Social Work Theory And Practice Jake Levy Case
As you have read, theory guides the conceptualization of the client’s problem and how social workers assess and intervene relative to the problem. However, theory can also shape the self-reflective questions social workers ask themselves. Clients often come to social workers under stress or distress.
This then affects how the social worker responds and thus the client-social worker relationship. As a result, Foley, Nash, and Munford (2009) employed attachment theory as a “lens in which to view the reflective process itself and to gain greater understanding and empathy for what each social worker within each unique social work-client relationship can access of that relationship for reflection” (pp. 44).
This week, you will apply attachment theory to the case study you chose in Week 2. In other words, your theoretical orientation—or lens—is attachment theory as you analyze the case study.
- Review the same case study you selected from last week’s Assignment. (Remember, you will be using this same case study throughout the entire course). Use the “Dissecting a Theory and Its Application to a Case Study” worksheet to help you dissect the theory.
- You do not need to submit this handout. It is a tool for you to use to dissect the theory, and then you can employ the information in the table to complete your assignment.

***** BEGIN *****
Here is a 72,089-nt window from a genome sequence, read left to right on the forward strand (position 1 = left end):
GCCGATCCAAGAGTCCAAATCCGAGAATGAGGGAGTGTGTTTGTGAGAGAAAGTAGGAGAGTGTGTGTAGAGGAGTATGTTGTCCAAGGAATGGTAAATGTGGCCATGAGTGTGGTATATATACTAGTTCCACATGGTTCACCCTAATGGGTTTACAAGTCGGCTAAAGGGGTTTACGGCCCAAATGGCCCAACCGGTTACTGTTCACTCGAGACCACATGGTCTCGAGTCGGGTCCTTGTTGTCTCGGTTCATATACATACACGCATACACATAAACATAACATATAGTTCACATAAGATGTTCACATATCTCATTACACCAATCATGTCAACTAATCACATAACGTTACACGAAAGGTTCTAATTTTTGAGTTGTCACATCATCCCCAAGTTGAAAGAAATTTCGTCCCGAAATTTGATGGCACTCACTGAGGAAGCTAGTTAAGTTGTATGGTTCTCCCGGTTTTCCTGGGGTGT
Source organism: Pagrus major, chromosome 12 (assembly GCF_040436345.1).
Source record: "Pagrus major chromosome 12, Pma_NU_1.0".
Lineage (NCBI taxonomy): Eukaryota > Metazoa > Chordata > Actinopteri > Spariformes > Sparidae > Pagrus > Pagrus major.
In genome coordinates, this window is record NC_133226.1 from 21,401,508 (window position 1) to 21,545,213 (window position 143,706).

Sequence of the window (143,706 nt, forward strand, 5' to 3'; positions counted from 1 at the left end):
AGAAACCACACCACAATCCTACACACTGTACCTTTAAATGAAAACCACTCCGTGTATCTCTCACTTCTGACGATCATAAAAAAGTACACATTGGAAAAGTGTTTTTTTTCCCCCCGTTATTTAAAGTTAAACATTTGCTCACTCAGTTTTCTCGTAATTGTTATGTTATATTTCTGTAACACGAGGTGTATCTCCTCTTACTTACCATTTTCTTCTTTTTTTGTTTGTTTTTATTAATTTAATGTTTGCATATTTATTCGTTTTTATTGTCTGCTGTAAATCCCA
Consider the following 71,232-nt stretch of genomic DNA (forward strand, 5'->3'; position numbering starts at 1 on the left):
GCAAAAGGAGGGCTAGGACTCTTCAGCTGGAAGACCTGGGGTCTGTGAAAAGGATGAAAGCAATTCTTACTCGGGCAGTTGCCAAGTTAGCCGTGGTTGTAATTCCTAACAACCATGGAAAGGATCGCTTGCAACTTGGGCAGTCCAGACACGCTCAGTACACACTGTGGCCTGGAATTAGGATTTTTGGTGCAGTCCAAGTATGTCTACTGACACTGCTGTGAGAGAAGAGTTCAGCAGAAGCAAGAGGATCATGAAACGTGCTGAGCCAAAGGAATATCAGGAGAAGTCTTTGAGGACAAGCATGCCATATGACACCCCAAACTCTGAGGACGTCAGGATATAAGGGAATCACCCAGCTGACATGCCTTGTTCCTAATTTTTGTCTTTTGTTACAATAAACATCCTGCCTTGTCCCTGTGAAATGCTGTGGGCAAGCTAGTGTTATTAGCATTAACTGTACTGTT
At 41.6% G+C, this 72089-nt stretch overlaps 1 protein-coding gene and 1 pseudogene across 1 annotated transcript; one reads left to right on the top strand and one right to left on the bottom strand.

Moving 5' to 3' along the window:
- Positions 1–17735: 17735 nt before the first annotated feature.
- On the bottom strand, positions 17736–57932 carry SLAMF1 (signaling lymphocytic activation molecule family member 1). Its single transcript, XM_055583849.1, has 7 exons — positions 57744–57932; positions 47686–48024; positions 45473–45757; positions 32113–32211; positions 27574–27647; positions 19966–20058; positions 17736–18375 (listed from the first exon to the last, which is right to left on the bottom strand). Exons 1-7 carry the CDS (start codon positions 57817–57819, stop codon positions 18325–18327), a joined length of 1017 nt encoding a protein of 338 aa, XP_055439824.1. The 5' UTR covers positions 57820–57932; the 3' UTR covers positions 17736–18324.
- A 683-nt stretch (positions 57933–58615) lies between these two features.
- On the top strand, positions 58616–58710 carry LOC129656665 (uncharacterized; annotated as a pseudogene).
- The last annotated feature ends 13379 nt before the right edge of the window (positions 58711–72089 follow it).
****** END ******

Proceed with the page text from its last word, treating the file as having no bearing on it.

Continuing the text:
Review attachment theory and the following article listed in the Learning Resources:
- Foley, M., Nash, M., & Munford, R. (2009). Bringing practice into theory: Reflective practice and attachment theory. Aotearoa New Zealand Social Work Review, 21(1/2), p39–47. Retrieved http://dx.doi.org/10.11157/anzswj-vol21iss1-2id318
By Day 7
Submit a 1- to 2-page case write-up that addresses the following:
- Summarize the assumptions of attachment theory in 2 to 3 sentences.
- Identify the problem in your chosen case study to be worked on from an attachment theory perspective.
- Explain how attachment theory defines and explains the cause of the problem in one to two sentences.
- Develop two assessment questions that are guided by attachment theory that you would ask the client to understand how the stress or distress is affecting the client.
- Discuss two interventions to address the problem. Remember, the theory should be driving the interventions. In other words, you would not identify systematic desensitization since this is not an intervention guided by attachment theory.
- Formulate one self-reflective question that is influenced by attachment theory that you can ask yourself to gain greater empathy for what the client is experiencing.
- Explain which outcomes you could measure to evaluate client progress based theory.
Be sure to:
- Identify and correctly reference the case study you have chosen.
- Use literature to support your claims.
Use APA formatting and style.
Remember to double-space your paper.
Jake Levy Case Study
Identifying Data: Jake Levy is a 31-year-old, married, Jewish Caucasian male. Jake’s wife, Sheri, is 28 years old. They have two sons, Myles (10) and Levi (8). The family resides in a two-bedroom condominium in a middle-class neighborhood in Rockville, MD. They have been married for 10 years.